Marchiol’s Dramatically Sensitive Reading
The musical side of the production was under the direction of Andrea Marchiol, who produced a dramatically sensitive and energetic performance from the Orchestra del Teatro La Fenice. If he occasionally compromised on elegance and delicacy in order to excite the onstage tensions, it was a price worth paying as it successfully strengthened the dramatic impact of the work. Although largely attentive to the needs of the singers, he sometimes allowed the orchestra to dominate, at their expense.
As the opera was written for the youngsters of the gymnasium, it is not surprising that four of the roles were written for adolescent voices.
For this production, they were replaced by three countertenors and a soprano. The three countertenors possessed very different vocal qualities and approaches, which allowed for pleasing combinations of vocal textures.
Three Very Different Countertenors
The role of Hyacinthus was played by Kangmin Justin Kim. He possesses a high-lying countertenor, with a homogeneous timbre and a vibrant, youthful quality, which perfectly captured the optimism and vitality of his character. It is also a very versatile instrument as he demonstrated in his aria “Saepe terrent Numina,” in which he attempts to calm his father by explaining how the gods enjoy playing with human emotions. Indulging in florid coloratura displays, passages of fancy ornamentation, including prodigious leaps, he pushed his voice towards its limits, yet without any loss of control or quality, in what was an emotionally forceful presentation.
Raffaele Pe, playing the role of Apollo, possesses a far more colorful countertenor, which allowed him to bring a greater degree of subtlety to his portrayal. This was particularly evident in his delivery of recitatives, which were sung with close attention given to their meaning. There was little sense of showmanship or artifice in his performance; his focus was always centered on developing an honest portrait of the god. Emotional responses were never overstated but appropriately measured to meet the dramatic context.
His aria “Iam pastor Apollo” allowed him to show off his excellent, intelligently accented phrasing in which coloratura passages and other embellishments were neatly integrated into the rendition, without compromising the dramatic aspect.
Countertenor Danilo Pastore took a very different approach to both Pe and Kim. His preferred style is to idealize his presentation, meaning, that on occasions, he can appear distant from the action. In this instance, however, such an approach worked well. Playing the role of Zephyrus, a dissembling, two-faced individual who hides behind a mask, Pastore’s studied presentation, punctuated by occasional outbursts, was convincing.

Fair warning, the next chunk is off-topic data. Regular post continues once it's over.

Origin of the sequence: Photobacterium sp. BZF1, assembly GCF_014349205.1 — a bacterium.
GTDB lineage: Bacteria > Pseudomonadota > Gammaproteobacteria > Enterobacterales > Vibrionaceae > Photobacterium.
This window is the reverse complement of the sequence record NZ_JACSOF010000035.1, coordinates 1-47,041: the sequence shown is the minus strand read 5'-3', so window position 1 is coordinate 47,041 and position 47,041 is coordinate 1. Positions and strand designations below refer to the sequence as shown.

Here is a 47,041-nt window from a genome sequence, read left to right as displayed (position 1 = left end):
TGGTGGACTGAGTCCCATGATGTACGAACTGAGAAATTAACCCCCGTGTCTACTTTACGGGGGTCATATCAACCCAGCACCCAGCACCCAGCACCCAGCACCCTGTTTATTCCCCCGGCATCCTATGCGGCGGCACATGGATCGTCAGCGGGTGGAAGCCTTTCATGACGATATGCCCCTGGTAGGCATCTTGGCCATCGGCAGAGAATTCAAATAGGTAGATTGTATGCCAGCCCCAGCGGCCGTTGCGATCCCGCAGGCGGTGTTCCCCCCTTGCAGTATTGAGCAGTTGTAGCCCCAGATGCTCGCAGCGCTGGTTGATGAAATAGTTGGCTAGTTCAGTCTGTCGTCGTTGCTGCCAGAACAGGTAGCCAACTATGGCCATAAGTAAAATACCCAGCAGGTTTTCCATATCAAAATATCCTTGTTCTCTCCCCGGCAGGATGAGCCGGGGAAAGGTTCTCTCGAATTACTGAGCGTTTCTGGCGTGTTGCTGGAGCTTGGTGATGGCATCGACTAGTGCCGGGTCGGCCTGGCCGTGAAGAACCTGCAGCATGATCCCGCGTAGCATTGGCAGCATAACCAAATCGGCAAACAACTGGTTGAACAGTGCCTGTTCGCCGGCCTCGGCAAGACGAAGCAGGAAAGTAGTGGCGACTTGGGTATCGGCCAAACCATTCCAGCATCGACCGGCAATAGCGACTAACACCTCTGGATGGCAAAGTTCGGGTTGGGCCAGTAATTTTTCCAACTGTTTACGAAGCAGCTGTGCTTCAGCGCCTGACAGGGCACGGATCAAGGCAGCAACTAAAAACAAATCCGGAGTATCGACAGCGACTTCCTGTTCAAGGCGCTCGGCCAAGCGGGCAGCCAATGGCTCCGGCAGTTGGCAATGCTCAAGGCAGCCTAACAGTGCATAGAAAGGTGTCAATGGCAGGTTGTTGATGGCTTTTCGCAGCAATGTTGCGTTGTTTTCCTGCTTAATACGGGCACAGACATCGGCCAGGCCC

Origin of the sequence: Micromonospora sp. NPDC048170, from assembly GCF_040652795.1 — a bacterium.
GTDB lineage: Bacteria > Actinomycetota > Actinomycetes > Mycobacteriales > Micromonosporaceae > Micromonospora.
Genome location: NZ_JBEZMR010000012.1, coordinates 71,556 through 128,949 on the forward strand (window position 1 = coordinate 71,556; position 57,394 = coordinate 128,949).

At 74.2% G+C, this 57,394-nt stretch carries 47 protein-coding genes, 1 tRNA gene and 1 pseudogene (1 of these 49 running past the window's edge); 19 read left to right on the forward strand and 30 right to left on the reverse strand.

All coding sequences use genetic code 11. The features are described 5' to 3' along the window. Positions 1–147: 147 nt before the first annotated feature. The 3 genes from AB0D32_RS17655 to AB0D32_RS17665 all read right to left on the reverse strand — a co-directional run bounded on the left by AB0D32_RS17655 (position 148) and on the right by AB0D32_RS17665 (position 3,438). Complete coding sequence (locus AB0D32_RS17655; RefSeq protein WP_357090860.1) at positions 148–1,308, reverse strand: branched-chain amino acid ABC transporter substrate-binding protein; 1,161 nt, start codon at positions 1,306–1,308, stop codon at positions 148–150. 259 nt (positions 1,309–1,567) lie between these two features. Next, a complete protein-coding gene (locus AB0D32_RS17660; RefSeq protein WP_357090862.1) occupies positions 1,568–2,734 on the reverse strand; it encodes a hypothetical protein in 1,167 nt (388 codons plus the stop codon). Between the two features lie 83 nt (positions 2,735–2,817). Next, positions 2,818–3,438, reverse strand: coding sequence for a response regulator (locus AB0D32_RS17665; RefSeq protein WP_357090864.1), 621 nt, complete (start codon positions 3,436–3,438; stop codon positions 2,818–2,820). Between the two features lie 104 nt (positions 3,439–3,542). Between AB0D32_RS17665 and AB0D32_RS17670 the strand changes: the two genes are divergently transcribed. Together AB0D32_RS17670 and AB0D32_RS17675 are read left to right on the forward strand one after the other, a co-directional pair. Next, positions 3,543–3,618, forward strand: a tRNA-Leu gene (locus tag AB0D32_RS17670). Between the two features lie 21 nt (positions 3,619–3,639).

His recitatives were well crafted and showed off the pleasing timbre of his voice. However, his aria “Eh! Duos conspicis,” in which Zephyrus attempts to convince Melia to reject Apollo and to marry him, was a little on the conservative side, and would have benefited from better projection.
Hyacinthus’ father, Oebalus, was parted by tenor Krystian Adam. He put in a strong, passionate performance as his emotions were tossed one way and then another by the events unfolding around him, over which he had no control. His aria “Ut navis in acquore luxuriante,” in which he likens himself to a ship tossed by the waves in a storm, perfectly summed up his situation: following a well-sung passage of recitative, he produced an expressive rendition, full of raging passions, capturing his pain, anger and grief, as he coated his voice in a mixture of emotions, in which his coloratura sounded as if he were almost crying.
Soprano Barbara Massaro made a fine impression with a confident, lively and well-sung performance as Melia. The role presents a number of excellent opportunities, comprising an aria, two duets and a terzetto, for a singer to show off her talents, of which Massaro willingly took advantage. In the aria “Laetari, tocari,” she gave voice to Melia’s joy and excitement with a free-flowing rendition, which took in leaps and trills and lengthy passages of coloratura in her stride, which she underpinned with a fine performance of the duet “Discede crudelis!” in which, this time, she raged at Apollo, accenting and coating the vocal line with anger, as she pushed the voice upwards as her emotions surged.
Meanwhile, Pe created a pleasing vocal contrast with his calmer, level-headed delivery. The duet with Oebalus, “Natus cadit,” the opera’s musical highlight, allowed her to display her thoughtful sensitivity with a gentle, captivating presentation, which was complemented by Adam’s equally sensitive contribution.
Overall, “Apollo et Hyacinthus” is not a standout work, but there is nothing to dislike about it; it is pleasant and has a lot of charm, and the production proved to be a very pleasing experience. The narrative might not contain the most gripping of plots. It moves along with a certain ease and predictability, but at the same time it allows the audience to sit back, relax and enjoy Mozart’s music, which is easy on the ear, if not dramatically strong. Yet, it has its strong moments!